This penetrating study of successful mediation in a half-dozen violent conflicts across the African continent focuses on a hitherto neglected dimension of mediation and the motivations of the parties in conflict—and of the mediators themselves—in initiating the mediation option.

This penetrating study of successful mediation in a half-dozen violent conflicts across the African continent focuses on a hitherto neglected dimension of mediation and the motivations of the parties in conflict—and of the mediators themselves—in initiating the mediation option.

The "problem" of many journalistic accounts and scholarly analyses of conflict mediation is that they detail the mediation process in full swing but have largely neglected the crucial phase of mediators' entry into the destructive and disturbing mass violence in Burundi, Rwanda, the Congo, Sudan, and West Africa and the border conflict between Ethiopia and Eritrea.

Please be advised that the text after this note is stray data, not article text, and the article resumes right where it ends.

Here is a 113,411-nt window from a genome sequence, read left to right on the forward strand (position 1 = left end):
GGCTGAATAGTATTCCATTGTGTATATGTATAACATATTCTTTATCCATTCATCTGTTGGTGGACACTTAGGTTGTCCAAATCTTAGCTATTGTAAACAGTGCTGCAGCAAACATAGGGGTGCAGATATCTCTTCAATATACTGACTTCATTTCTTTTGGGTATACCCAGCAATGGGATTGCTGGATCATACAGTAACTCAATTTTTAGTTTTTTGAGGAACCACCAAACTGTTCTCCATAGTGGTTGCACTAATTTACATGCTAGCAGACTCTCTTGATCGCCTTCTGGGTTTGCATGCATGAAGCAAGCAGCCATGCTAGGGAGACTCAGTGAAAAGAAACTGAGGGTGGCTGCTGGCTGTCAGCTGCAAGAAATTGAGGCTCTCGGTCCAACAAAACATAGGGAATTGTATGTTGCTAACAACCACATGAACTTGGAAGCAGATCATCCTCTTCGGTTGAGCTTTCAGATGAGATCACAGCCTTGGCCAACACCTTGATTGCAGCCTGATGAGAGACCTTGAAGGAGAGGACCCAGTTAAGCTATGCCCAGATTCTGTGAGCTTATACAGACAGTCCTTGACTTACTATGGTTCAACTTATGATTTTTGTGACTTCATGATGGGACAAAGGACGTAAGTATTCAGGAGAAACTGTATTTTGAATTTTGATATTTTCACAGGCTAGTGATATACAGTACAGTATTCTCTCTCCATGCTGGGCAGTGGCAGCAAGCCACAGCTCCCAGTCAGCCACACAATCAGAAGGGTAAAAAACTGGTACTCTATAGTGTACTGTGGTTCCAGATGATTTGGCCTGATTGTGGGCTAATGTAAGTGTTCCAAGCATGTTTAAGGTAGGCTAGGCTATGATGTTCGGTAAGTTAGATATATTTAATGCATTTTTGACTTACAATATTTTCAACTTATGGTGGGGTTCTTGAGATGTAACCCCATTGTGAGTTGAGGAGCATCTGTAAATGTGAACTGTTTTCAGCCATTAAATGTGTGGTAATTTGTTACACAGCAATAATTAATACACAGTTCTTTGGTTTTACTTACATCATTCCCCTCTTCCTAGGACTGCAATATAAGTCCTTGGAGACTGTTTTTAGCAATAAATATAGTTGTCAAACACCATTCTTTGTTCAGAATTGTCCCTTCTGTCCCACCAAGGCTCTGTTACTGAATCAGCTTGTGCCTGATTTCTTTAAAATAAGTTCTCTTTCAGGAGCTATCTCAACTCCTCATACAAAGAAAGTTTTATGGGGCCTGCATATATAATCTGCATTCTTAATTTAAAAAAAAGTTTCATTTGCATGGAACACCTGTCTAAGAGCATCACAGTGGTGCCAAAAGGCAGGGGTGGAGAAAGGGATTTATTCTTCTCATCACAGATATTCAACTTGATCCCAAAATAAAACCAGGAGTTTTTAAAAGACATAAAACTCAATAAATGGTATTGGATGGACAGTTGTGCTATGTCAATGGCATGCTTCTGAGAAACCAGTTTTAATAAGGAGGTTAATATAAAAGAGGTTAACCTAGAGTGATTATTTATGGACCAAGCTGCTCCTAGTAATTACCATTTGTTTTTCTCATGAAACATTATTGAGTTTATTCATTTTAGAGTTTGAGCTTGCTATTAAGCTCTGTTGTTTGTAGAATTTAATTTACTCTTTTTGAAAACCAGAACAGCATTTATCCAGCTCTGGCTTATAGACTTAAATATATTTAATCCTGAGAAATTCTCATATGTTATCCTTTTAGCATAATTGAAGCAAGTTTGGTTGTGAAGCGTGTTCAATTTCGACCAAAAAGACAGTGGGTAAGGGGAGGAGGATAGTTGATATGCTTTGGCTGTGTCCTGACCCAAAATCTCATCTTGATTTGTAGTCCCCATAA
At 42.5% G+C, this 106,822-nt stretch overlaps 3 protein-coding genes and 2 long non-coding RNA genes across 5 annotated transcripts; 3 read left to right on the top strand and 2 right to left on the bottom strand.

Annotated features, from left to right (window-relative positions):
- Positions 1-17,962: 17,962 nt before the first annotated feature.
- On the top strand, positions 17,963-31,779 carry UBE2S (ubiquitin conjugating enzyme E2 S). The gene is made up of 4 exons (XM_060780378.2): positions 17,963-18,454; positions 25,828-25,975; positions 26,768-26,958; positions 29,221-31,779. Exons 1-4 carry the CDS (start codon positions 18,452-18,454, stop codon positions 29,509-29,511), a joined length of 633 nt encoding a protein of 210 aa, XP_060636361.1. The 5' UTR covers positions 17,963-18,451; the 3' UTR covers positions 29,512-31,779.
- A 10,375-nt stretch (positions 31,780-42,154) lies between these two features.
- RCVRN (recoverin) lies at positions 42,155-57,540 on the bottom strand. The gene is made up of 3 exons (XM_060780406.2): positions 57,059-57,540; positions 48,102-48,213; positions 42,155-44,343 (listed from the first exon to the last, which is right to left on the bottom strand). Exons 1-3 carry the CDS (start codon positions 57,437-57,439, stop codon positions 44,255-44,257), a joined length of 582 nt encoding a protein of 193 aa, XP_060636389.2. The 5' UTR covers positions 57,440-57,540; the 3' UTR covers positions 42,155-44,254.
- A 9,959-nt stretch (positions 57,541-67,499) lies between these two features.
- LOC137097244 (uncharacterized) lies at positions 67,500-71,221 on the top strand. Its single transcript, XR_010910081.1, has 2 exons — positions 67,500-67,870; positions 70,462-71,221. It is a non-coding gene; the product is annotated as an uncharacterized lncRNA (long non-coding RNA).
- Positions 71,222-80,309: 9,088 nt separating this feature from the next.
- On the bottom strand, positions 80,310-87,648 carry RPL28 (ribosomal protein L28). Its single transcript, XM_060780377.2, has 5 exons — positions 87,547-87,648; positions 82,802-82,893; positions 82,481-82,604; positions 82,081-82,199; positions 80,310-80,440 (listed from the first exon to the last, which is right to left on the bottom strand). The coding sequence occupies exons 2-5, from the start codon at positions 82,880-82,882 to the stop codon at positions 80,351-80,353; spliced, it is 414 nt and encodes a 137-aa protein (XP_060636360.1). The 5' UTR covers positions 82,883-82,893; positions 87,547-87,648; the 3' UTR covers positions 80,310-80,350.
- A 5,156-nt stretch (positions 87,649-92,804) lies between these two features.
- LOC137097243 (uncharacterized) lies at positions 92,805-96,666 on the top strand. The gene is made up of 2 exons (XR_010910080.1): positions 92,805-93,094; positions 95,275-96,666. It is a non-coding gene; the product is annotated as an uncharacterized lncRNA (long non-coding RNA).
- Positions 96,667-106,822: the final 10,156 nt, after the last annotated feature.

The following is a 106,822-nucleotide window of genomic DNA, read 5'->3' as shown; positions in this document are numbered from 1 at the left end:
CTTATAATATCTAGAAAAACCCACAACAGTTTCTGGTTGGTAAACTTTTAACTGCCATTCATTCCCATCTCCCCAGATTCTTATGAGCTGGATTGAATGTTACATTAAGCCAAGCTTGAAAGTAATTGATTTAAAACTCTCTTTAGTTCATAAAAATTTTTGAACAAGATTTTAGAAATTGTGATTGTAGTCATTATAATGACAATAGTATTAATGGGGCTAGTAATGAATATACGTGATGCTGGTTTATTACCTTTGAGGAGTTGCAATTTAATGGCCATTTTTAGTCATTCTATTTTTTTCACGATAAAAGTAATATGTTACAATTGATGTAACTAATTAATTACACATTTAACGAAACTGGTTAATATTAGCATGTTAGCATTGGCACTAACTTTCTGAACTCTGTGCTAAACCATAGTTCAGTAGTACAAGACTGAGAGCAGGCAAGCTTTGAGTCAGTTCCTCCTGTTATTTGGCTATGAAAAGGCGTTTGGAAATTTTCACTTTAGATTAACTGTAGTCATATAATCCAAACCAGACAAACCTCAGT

This collaboration of renowned scholars and a practitioner in conflict management and African politics seeks to draw wide-ranging and timely conclusions on the early stages of mediation from six case studies.


About the Authors

Mohammed O. Maundi is with the Tanzanian Mission to the United Nations in New York.

I. William Zartman is the Jacob Blaustein professor of international organization and conflict resolution and director of the African Studies and Conflict Management programs at the Johns Hopkins University's Paul H. Nitze School of Advanced International Studies in Washington, D.C.

Gilbert Khadiagala is acting director of the African Studies Program at Johns Hopkins University’s Nitze School of Advanced International Studies in Washington, D.C

Kwaku Nuamah is the project coordinator for the Council on Foreign Relations’ G8-Africa Project.

 

 

 

 

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